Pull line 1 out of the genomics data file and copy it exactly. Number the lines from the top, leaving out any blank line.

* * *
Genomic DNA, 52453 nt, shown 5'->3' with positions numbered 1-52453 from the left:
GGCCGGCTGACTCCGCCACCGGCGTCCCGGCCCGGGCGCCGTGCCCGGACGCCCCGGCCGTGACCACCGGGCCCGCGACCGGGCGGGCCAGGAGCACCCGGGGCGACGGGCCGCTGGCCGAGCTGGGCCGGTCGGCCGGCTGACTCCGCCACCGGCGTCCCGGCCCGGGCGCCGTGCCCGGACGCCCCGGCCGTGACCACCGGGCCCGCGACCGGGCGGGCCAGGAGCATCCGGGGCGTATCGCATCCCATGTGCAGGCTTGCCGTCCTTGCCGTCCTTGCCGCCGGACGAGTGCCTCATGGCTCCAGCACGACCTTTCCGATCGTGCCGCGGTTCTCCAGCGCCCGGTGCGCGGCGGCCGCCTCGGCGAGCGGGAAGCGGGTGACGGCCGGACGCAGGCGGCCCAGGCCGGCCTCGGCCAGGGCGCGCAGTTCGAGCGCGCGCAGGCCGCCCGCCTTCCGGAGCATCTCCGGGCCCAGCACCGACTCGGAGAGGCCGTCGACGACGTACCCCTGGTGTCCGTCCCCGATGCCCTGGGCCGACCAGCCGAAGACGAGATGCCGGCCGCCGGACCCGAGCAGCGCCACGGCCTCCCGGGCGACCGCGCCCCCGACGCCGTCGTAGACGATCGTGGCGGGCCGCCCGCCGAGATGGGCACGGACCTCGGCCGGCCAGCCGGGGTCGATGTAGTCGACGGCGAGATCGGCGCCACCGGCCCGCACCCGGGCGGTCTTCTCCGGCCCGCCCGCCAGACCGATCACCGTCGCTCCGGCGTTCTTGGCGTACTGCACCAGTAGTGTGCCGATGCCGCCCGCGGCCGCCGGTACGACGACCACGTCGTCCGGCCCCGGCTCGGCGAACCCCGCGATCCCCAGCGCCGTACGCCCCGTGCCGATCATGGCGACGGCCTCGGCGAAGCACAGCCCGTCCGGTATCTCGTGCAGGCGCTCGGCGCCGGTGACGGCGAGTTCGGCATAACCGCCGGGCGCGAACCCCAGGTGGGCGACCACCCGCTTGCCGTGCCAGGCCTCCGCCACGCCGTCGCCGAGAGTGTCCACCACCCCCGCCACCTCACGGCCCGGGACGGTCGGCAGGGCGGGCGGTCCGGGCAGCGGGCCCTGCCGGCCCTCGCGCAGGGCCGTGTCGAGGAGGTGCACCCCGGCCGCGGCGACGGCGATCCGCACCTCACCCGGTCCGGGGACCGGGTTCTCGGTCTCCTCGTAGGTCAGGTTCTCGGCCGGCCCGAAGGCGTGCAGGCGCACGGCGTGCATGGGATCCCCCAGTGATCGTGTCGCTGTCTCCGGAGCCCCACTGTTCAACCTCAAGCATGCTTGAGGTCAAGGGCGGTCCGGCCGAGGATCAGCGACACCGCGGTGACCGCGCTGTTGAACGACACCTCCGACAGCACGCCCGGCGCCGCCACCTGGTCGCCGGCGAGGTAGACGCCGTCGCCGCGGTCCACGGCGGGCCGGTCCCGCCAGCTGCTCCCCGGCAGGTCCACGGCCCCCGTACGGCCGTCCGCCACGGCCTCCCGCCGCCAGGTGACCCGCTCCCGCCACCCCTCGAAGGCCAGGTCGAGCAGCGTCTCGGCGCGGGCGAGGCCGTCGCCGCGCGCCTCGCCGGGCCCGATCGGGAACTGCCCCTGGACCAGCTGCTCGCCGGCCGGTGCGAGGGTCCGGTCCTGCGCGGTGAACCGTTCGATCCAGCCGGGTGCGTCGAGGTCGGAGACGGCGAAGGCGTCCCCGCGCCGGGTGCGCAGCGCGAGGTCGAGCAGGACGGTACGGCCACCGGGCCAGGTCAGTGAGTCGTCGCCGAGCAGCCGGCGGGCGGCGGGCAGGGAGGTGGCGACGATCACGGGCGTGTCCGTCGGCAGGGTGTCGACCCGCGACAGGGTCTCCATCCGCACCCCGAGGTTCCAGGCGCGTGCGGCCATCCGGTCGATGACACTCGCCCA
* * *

Genomic DNA, 52453 nt, shown 5'->3' with positions numbered 1-52453 from the left: